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TRIBUTE

Cerebral star

Ajit Wadekar had an astute cricketing brain and the personality of a superstar

Lasting bond: Wadekar with Yajurvindra Singh at Wadekar’s house in Mumbai | Amey Mansabdar

AJIT WADEKAR APRIL 1 1941 - AUGUST 15 2018

THE PASSING AWAY of Ajit Wadekar came as a surprise, as one looked at him as an icon who would live forever. I met him just before leaving for England to watch the ongoing Test series, and his words still linger in my mind. “Sunny, make sure that the team comes back winning the way we did in 1971,” he said. We were in the foyer of Sportsfield at Worli sea face in Mumbai, a building which he promoted for sportsmen. Living in the building led us to a friendship that I was truly blessed to have for the past 30 years.

Ajit was much more than a cricketer. He studied engineering, became a banker and had an astute financial brain.

A state farewell funeral with thousands following the truck carrying his casket took me back to the grand welcome that the victorious 1971 side had received on their return. A red carpet was laid out at the airport. The team was taken in an open-top motorcade. Ajit in a silver Impala leading the pack, with garlands of marigold around his neck and waving to the crowd, was an image that one can conjure as one of the most significant moments in the annals of Indian cricket.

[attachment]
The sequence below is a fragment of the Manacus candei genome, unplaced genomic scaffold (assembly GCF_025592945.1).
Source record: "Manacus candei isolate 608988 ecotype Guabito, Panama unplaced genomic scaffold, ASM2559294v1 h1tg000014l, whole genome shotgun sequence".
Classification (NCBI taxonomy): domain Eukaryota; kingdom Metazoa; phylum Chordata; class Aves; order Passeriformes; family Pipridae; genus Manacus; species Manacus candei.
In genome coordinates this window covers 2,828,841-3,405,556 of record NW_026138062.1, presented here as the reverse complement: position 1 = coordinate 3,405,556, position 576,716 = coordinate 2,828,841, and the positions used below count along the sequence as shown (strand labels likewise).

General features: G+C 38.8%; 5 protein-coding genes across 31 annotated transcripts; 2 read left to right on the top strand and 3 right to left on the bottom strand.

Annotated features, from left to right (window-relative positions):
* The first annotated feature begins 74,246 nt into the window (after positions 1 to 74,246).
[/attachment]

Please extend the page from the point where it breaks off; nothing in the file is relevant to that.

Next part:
Ajit had a personality, and a halo around him, of a superstar. His slow body-tilting to the left gait added to his awe-inspiring demeanour. He spoke softly but thoughtfully, and had mastered this uncanny art of delivering a funny one-line rejoinder that, if you were not alert, would elude you completely.

My first recollection of Ajit was way back in 1962. I was ten years old when Bombay played Saurashtra in a Ranji Trophy match at my school ground, Rajkumar College in Rajkot. Ajit rescued Bombay by scoring 151 runs, batting down the order. My prized possession then was an autograph from him. He was a hero to all of us who played the game of cricket in the 70s.